With its craggy mountain peaks, glacial canyons, sacred cultures and ancient wildlife, Big Sky Country captures the imagination like no other.
WORDS Amelia Hungerford PHOTOGRAPHY Donnie Sexton
Between two national parks, Montana stretches out in all its open glory. Native American tribes, guardians of the surrounding lands for centuries, have made their homes on and around the state’s seven Indian reservations. Every August the Apsaalooke Nation gathers for the Crow Fair, a week-long celebration of culture, craftsmanship and rodeo skills in the so-called Teepee Capital of the World. Along the Rocky Mountain range to the west, the Blackfeet tribe and the Confederated Salish and Kootenai Tribes (CSKT) keep tradition alive in their reservation homes. Visitors can discover CSKT hospitality with a visit to the National Bison Range and Pablo National Wildlife Refuge, where elk, bighorn sheep, antelope and rare bison wander the high plains.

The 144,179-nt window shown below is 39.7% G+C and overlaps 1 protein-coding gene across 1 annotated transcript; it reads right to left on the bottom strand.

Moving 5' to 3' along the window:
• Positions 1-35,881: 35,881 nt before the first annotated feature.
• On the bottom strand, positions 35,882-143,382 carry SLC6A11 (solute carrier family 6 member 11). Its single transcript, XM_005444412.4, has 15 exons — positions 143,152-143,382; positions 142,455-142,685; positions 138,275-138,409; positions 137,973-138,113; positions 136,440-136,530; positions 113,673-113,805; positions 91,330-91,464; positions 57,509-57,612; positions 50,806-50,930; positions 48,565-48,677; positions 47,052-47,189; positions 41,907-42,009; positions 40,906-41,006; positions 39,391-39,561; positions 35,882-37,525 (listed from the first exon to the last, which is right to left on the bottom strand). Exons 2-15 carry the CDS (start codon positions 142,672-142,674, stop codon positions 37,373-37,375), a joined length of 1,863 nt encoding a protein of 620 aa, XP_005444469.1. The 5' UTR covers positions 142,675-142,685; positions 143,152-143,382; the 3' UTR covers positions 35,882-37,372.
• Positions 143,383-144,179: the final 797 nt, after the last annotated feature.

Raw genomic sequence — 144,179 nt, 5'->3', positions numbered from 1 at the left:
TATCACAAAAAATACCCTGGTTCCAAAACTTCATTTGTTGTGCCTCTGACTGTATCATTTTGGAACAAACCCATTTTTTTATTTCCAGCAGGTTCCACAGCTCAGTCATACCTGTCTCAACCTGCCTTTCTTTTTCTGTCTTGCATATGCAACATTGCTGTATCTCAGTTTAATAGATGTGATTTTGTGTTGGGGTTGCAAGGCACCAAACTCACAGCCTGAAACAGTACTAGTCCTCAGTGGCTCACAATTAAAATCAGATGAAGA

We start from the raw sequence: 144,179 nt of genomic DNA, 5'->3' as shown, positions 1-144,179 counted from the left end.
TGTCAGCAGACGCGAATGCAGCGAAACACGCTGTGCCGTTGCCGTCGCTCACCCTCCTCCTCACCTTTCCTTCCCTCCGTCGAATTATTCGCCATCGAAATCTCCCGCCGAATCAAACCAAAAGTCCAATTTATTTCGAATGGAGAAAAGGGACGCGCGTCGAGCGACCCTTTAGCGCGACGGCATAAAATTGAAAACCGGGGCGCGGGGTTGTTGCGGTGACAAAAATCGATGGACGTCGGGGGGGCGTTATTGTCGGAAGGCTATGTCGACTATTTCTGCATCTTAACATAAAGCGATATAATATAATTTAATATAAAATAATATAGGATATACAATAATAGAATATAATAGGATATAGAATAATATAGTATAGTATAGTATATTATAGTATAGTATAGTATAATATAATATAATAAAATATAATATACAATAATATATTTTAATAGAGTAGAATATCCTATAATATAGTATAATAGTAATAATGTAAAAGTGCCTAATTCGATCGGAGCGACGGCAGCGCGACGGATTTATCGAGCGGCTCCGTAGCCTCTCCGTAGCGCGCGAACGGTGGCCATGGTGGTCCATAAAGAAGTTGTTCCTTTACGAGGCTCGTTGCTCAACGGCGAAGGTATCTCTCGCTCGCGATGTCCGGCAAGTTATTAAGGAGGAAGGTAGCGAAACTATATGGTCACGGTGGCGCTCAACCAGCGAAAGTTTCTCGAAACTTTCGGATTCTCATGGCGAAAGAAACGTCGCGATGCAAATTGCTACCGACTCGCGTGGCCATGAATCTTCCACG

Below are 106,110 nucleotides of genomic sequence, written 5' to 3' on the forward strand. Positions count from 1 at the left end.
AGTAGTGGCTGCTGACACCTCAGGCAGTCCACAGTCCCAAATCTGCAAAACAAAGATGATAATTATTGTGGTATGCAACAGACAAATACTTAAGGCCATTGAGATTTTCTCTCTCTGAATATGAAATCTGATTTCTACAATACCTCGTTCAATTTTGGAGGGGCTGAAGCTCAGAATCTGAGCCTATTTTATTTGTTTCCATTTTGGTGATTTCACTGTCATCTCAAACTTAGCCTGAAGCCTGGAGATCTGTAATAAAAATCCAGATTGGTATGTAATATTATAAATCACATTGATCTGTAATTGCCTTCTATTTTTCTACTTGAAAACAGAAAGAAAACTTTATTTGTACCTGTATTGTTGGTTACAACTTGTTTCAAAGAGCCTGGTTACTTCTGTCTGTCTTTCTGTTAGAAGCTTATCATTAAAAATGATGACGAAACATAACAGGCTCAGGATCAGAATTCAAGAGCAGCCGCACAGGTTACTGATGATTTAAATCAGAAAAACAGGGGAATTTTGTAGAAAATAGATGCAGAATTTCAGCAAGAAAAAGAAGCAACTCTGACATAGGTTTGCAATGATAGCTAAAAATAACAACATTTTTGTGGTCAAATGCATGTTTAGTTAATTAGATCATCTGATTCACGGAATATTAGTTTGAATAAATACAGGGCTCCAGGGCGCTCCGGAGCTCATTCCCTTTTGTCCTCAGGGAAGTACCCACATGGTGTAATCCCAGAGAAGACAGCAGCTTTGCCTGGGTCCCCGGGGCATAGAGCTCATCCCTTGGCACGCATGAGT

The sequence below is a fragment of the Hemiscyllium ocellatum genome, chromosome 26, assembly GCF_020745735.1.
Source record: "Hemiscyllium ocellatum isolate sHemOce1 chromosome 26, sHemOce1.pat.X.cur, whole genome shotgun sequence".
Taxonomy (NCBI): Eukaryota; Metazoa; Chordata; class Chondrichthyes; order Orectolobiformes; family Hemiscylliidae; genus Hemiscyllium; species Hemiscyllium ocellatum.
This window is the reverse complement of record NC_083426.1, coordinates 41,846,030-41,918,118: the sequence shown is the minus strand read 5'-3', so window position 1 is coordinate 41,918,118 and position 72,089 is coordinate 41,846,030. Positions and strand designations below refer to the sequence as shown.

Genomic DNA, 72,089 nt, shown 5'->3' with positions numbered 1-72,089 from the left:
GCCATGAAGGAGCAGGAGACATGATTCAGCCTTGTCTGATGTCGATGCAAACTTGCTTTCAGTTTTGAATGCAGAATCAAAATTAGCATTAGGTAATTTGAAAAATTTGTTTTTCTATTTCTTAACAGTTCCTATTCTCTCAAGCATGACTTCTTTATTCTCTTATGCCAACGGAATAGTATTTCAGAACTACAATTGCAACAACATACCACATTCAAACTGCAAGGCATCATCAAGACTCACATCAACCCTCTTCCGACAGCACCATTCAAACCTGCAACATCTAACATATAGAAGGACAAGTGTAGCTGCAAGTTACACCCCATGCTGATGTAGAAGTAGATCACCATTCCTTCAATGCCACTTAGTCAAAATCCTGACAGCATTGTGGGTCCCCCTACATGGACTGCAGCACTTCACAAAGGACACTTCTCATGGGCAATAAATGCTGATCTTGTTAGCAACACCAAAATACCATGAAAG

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Spanning 15 ski areas, 54 state parks, two national parks, six tourism regions and seven Indian nations, Montana is simply vast. Green plains climb into violet mountains and plunge into valleys carved out by glaciers long melted and even longer forgotten. Woolly bison, elk, wolves and grizzly bear share their prehistoric lands with the geysers, hot springs and mud pots of Yellowstone, the world’s first national park – a landscape raw with the movement of the earth – lying on the state’s southern edge, shared with Idaho and Wyoming.
At home on the range
Along the northern border, those with an adventurous streak venturing beyond Glacier National Park’s established paths are rewarded with the blue vistas, thundering waterfalls and mirrored lakes of regions like Two Medicine.
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This is cowboy country. Real cattle-driving, round-‘em-up cowboys have been opening their dude ranches to curious city-slickers here since the early 20th century, letting them clear their lungs and get a taste of Montana’s ‘big sky’ panoramas and hearty home-style cooking. Even today, days spent on horseback lure cosmopolites into the simple pleasures of wildflower-strewn grasslands.
Montana’s frontier spirit is alive in its towns, in the wooden barns nestled in the foothills of the Mission Mountains and in the log cabins shrouded in snow. It lies in its furry ancient wildlife, its peak-capped landscapes, its wooded trails and the colourful cultures that fill its vastness. From the mountains to the plains, and every quaint village in between, Montana truly deserves the title of Big Sky Country.